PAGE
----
Dealing with Moths


It is a very nice thing to have a constant supply of fresh fruit from your backyard, where it is grown. This is a goal that many people work hard to achieve. On the other hand, there are a lot of people who don’t realize how simple it is to get a moderate to severe infestation of worms in their fruit. I am hard pressed to think of an experience that would be more upsetting than biting into an apple that had been plucked from a tree that you had labored over for a long time, only to discover that you had not been vigilant enough with your application of pesticides.

The constant application of pesticides, even though it may appear to be an annoyance, is an important step that should under no circumstances be skipped. The application of pesticides is a straightforward process that doesn’t take up too much time and doesn’t require a lot of effort, so you shouldn’t have to do it too frequently. Believe me when I say that it is well worth your time to simply go out into the yard once every couple of weeks and spray.

The process of spraying might look like it takes a lot of time. After all, you will need to go out and purchase all of the necessary supplies, combine the chemicals, apply them, and then clean up everything that you used during the process. To reach all of the branches of the trees, you may even need to use a ladder at times. If you have several large trees to prune, the entire process could take as long as four hours. Having to do this once every two weeks can become very tedious and irritating very quickly. However, you should never give up and never give in. In most cases, being steadfast in your commitment to spraying regularly will assist in preventing infestations of pests such as moths; however, there are occasions when this is simply not sufficient.
The points where the branches meet the trunk are a good place to look for signs that moths have laid eggs on your trees. If you find something that appears to be a cluster of moth eggs, you should immediately prune the branch it was on and then get rid of it. Examine the remaining parts of the tree in great detail. If the eggs develop into larvae, you would have a significant number of moth larvae crawling all over your tree and eating your fruits. I have no idea how you feel, but just the mere thought of it makes me want to throw up.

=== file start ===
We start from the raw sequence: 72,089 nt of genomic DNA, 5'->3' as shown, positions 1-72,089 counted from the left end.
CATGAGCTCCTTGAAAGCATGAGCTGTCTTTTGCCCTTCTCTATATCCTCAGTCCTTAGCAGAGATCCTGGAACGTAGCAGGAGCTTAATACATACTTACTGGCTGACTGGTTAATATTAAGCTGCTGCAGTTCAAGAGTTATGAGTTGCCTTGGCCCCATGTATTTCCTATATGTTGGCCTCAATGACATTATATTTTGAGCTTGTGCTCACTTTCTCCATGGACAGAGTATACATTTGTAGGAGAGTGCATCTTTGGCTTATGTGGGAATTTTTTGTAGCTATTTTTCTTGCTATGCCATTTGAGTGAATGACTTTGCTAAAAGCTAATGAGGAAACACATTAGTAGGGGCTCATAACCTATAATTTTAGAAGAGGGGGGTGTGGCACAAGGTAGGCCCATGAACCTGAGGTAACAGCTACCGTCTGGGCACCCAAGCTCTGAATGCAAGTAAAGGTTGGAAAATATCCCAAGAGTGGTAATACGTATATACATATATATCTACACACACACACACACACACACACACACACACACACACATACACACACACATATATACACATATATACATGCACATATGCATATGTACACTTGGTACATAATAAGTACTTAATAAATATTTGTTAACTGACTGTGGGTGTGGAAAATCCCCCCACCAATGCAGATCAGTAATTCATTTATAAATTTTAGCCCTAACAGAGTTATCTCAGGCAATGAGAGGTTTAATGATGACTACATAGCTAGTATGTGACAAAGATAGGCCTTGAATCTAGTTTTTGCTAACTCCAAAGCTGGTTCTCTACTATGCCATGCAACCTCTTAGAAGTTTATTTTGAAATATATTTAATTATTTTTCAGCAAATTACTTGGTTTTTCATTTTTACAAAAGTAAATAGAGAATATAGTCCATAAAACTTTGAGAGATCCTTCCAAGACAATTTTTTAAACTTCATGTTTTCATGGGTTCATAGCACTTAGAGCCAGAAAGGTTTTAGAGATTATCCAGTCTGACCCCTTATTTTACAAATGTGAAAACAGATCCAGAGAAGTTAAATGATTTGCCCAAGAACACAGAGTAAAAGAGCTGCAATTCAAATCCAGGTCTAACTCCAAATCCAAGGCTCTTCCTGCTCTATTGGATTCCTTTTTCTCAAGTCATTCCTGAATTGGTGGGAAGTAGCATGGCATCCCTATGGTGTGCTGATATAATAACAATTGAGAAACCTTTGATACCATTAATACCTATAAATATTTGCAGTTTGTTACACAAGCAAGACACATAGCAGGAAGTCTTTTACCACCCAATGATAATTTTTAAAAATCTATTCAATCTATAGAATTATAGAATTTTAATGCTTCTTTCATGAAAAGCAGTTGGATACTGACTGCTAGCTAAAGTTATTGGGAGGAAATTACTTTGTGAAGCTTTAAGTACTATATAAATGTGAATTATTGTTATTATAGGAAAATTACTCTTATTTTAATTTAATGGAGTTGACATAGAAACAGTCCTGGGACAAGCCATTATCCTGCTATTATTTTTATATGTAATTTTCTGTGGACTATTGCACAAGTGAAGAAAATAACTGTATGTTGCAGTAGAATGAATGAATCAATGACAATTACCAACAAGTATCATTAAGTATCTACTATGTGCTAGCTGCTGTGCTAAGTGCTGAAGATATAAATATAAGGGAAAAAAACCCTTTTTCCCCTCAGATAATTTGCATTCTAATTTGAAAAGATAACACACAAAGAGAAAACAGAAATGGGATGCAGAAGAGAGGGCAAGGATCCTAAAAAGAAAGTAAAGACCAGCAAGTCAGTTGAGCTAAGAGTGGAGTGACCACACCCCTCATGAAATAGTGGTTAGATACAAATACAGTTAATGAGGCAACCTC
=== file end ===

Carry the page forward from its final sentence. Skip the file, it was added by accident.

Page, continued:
When I was younger, I had a friend who was battling a particularly severe case of moth infestation. He looked through all of the fruit on his tree, but he couldn’t find a single one that didn’t have a worm inside of it. In the end, he was forced to cut the whole tree down (the stump was a wriggling mass of white larvae). When I saw it, I promptly threw up. (Damn my delicate stomach!) and have the stump removed by a professional to ensure that there are no remaining traces. It is a terrible injustice to have to begin working on a tree all over again after having put so much time and effort into it.

Moths have never been a problem for me, even though I live in the same region as the friend I was just talking about. This is because during the spring months, every single Saturday, I make it a point to go outside and give my entire tree thorough spraying. To avoid having to chop down a tree and begin the process of replanting everything from scratch due to a lack of diligence on your part, it is preferable to take preventative measures against the invasion of unwanted visitors.

If you have never considered using pesticides in the past, you should make a trip to the gardening supply store in your area as soon as possible. Find out which insects and other vermin are most common in your region and purchase the appropriate pesticides to keep them from ever setting foot on your property. I can’t stress enough how important it is that you don’t brush this off because it will save you a ton of trouble in the long run.

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